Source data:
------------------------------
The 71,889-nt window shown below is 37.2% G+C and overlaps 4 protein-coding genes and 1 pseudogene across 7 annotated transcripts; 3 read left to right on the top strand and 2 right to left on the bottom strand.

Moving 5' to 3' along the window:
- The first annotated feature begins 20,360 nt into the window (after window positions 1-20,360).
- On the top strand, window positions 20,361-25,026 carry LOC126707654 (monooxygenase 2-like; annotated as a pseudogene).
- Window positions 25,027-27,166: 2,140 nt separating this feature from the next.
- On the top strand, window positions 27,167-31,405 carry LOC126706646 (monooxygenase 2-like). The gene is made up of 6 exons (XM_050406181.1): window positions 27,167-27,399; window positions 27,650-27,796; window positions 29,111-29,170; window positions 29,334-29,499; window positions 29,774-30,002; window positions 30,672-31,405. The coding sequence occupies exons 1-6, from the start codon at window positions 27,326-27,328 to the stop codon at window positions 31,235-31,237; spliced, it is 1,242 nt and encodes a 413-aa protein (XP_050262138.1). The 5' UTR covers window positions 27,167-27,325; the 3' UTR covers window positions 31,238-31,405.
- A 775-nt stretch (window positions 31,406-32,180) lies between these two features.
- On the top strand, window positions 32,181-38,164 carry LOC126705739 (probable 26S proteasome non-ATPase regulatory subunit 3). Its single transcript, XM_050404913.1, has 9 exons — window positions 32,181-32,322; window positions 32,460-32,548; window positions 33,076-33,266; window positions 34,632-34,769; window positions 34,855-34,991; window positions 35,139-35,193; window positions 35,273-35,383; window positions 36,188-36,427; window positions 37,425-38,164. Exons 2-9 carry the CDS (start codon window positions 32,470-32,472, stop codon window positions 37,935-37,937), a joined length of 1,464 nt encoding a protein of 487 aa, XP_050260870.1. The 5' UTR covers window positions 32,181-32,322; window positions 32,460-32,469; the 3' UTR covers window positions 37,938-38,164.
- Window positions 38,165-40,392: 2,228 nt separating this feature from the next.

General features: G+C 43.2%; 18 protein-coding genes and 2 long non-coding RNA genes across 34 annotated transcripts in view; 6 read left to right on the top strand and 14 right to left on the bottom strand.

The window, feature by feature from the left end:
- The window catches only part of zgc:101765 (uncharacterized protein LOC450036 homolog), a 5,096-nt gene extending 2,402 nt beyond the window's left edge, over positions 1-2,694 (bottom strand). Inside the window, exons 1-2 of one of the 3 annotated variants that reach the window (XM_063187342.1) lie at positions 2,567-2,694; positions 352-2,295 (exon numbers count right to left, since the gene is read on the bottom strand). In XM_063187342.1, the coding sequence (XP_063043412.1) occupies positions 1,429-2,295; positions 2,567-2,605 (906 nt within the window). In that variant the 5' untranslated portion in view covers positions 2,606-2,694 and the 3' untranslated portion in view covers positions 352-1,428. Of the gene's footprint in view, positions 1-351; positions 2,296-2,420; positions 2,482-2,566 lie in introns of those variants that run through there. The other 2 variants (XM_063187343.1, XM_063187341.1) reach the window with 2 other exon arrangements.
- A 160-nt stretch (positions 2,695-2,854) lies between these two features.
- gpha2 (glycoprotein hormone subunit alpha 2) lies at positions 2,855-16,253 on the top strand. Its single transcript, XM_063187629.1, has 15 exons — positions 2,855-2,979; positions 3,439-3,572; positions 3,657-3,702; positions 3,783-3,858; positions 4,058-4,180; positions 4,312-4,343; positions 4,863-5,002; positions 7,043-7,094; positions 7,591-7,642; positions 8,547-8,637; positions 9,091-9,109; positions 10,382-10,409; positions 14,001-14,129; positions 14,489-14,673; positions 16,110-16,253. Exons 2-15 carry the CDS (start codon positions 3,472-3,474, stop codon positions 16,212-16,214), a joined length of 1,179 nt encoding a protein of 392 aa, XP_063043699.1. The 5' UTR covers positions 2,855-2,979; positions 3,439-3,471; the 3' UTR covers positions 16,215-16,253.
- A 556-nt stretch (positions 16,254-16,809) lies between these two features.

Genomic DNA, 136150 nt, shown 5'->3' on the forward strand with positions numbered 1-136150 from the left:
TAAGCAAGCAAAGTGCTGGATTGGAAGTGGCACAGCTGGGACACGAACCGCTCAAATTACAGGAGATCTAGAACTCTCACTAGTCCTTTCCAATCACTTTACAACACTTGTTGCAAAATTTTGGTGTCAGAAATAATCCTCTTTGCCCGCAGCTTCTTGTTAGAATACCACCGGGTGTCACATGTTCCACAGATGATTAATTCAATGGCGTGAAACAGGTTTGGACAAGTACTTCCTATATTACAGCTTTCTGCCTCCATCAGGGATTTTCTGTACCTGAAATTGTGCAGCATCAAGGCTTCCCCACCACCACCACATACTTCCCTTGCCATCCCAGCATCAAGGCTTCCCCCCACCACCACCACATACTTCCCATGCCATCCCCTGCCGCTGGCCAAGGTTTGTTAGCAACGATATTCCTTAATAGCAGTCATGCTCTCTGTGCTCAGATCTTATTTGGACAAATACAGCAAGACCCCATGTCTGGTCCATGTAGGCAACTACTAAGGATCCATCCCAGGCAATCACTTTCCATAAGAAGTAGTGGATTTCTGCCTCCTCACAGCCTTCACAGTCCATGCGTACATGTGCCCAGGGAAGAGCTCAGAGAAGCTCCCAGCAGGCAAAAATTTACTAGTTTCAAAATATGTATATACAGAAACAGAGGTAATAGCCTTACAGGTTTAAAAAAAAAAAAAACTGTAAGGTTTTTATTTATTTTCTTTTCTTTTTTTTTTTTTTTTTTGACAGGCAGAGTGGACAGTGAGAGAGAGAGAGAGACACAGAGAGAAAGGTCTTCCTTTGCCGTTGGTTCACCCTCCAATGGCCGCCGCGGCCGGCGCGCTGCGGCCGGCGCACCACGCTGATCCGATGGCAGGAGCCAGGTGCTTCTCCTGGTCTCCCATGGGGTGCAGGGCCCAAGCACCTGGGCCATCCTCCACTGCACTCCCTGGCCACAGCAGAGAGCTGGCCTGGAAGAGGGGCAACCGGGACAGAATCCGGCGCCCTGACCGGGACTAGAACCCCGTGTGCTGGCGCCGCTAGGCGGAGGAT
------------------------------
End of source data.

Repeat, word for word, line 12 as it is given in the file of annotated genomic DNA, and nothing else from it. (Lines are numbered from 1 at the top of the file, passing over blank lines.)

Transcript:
- The window catches only part of zgc:101765 (uncharacterized protein LOC450036 homolog), a 5,096-nt gene extending 2,402 nt beyond the window's left edge, over positions 1-2,694 (bottom strand). Inside the window, exons 1-2 of one of the 3 annotated variants that reach the window (XM_063187342.1) lie at positions 2,567-2,694; positions 352-2,295 (exon numbers count right to left, since the gene is read on the bottom strand). In XM_063187342.1, the coding sequence (XP_063043412.1) occupies positions 1,429-2,295; positions 2,567-2,605 (906 nt within the window). In that variant the 5' untranslated portion in view covers positions 2,606-2,694 and the 3' untranslated portion in view covers positions 352-1,428. Of the gene's footprint in view, positions 1-351; positions 2,296-2,420; positions 2,482-2,566 lie in introns of those variants that run through there. The other 2 variants (XM_063187343.1, XM_063187341.1) reach the window with 2 other exon arrangements.